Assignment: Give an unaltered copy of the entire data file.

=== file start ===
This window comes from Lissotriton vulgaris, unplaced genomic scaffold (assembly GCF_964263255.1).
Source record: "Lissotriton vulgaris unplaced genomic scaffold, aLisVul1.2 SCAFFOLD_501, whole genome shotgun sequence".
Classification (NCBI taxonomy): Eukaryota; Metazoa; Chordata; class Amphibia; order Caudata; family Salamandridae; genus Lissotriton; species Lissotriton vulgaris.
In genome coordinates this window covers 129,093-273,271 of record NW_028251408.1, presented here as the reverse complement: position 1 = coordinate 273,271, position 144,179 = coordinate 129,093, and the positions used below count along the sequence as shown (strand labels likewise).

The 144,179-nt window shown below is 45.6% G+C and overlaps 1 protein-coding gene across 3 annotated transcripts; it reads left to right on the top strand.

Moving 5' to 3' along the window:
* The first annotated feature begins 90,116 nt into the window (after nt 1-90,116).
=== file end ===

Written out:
This window comes from Lissotriton vulgaris, unplaced genomic scaffold (assembly GCF_964263255.1).
Source record: "Lissotriton vulgaris unplaced genomic scaffold, aLisVul1.2 SCAFFOLD_501, whole genome shotgun sequence".
Classification (NCBI taxonomy): Eukaryota; Metazoa; Chordata; class Amphibia; order Caudata; family Salamandridae; genus Lissotriton; species Lissotriton vulgaris.
In genome coordinates this window covers 129,093-273,271 of record NW_028251408.1, presented here as the reverse complement: position 1 = coordinate 273,271, position 144,179 = coordinate 129,093, and the positions used below count along the sequence as shown (strand labels likewise).

The 144,179-nt window shown below is 45.6% G+C and overlaps 1 protein-coding gene across 3 annotated transcripts; it reads left to right on the top strand.

Moving 5' to 3' along the window:
* The first annotated feature begins 90,116 nt into the window (after nt 1-90,116).